Note: This guest editorial by Rob Marco really resonated with me. Whether you agree or disagree, let’s chat about it in the comments.
With all the talks about our debt ceiling, government spending, and the floundering economy, the fiscal state of our nation is on everyone’s mind.
How did things get so messed up?
Well, aside from the sub-prime mortgage debacle, I think there is another issue that is undermining our financial well-being as Americans: the breakdown of the traditional family.
Less than half of children in America today live in in-tact families – that is, with parents in their first marriage. And yet research has proven that financial well-being is vastly improved when people stay married.
According to Patrick Fagan of The Heritage Foundation, divorced households typically see a forty percent drop in income – larger than the drop in income the national economy experienced during the Great Depression. For single parent households, the median income is even less. 92 percent of children on welfare today come from broken homes.
Is it possible our financial instability as a nation is due, in some part, to the breakdown of the traditional family?
What blows my mind is that this breakdown in the American family is a relatively recent occurrence, when you compare it to the whole of history. Up until the 1960’s, two parent households were the norm, the idea of marriage being between a man and a woman was common sense, and the idea that sex inevitably led to babies and should be confined to married partners was understood. What changed?
I have gained a lot of insight reading folks like Steven Greydanus and Jennifer Fulwiler at the National Catholic Register write about marriage as the Church sees it, and how the introduction and embrace of artificial contraception was the beginning of the end for our culture.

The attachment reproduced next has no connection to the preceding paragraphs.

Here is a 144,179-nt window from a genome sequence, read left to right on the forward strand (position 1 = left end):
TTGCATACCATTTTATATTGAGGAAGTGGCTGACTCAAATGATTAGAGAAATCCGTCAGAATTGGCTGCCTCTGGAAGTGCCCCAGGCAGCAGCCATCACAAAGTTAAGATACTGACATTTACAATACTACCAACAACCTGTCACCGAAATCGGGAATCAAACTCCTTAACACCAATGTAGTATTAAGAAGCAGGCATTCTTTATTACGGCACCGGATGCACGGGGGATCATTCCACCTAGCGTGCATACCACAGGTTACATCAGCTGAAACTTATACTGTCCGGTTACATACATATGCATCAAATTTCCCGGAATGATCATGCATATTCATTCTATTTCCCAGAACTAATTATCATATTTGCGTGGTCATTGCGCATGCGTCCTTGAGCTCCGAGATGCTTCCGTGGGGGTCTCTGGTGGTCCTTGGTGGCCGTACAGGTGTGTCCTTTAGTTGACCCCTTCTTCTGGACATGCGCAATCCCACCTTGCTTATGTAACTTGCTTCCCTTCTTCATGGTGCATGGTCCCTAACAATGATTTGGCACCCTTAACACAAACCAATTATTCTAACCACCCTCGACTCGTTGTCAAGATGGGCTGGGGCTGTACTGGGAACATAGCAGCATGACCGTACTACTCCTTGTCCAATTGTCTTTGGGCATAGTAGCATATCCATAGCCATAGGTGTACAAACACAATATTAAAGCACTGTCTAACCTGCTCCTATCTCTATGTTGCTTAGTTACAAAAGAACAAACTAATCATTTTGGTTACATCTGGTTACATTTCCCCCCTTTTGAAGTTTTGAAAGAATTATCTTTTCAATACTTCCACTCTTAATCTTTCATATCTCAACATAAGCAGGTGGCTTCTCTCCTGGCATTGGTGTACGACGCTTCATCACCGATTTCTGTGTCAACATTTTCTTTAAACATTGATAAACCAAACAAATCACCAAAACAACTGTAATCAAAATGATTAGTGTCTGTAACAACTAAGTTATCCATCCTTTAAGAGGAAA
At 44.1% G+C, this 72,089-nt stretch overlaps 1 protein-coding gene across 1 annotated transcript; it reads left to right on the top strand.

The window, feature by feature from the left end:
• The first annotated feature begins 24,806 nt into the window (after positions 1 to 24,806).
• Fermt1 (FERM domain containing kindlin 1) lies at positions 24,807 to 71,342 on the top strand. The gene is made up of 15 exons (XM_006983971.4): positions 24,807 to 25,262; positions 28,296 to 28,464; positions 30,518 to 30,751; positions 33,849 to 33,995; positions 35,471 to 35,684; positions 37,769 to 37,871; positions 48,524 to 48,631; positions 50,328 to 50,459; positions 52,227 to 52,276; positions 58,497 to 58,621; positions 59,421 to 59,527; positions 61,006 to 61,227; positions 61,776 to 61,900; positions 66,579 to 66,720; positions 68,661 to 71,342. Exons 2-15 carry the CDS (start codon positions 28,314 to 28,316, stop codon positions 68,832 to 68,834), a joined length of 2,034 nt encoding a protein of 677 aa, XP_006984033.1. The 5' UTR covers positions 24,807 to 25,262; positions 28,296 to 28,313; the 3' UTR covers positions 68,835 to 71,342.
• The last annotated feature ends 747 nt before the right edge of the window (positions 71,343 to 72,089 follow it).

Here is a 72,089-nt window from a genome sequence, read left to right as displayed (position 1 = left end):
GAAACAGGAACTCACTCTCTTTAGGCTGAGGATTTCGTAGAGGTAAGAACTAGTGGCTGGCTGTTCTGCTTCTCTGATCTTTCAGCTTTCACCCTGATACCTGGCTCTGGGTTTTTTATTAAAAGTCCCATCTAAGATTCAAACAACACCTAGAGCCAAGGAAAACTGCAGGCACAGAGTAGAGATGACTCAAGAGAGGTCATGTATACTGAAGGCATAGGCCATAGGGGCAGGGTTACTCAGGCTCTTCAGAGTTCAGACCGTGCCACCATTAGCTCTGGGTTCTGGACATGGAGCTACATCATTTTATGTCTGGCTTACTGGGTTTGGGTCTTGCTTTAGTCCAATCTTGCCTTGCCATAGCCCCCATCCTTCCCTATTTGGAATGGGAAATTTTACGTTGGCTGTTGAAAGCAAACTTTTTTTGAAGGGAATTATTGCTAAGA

I’m not going to rattle off more statistics, but after the use of artificial contraception became commonplace, we saw a marked increase in promiscuity and teen pregnancy, as well as abortions and children being born out of wedlock. No fault divorce seemed to come about around the same time. None of it was taboo or discouraged anymore.
At first, I thought these were all right-wing “issues” that I wanted nothing to do with. I always considered myself a left-of-center moderate in my religious beliefs, and was generally apolitical. I considered people who spoke about these things to be up on their high horse.
But now that I’m married and will be, God willing, a father this Fall, I think more about the world my child will grow up in, and I don’t like the direction we’re going.
What can be done? Should I be more politically active, vote for family-friendly politicians? Is it simply a matter of witnessing with my own family? I don’t think there are any easy answers, but until we start re-investing in strong, healthy families, we will surely see our poverty increase.
Dustin Riechmann created Engaged Marriage to help other married couples live a life they love (especially) when they feel too busy to make it happen. He has many passions, including sharing ways to enjoy an awesome marriage in 15 minutes a day, but his heart belongs with his wife Bethany and their three young kids.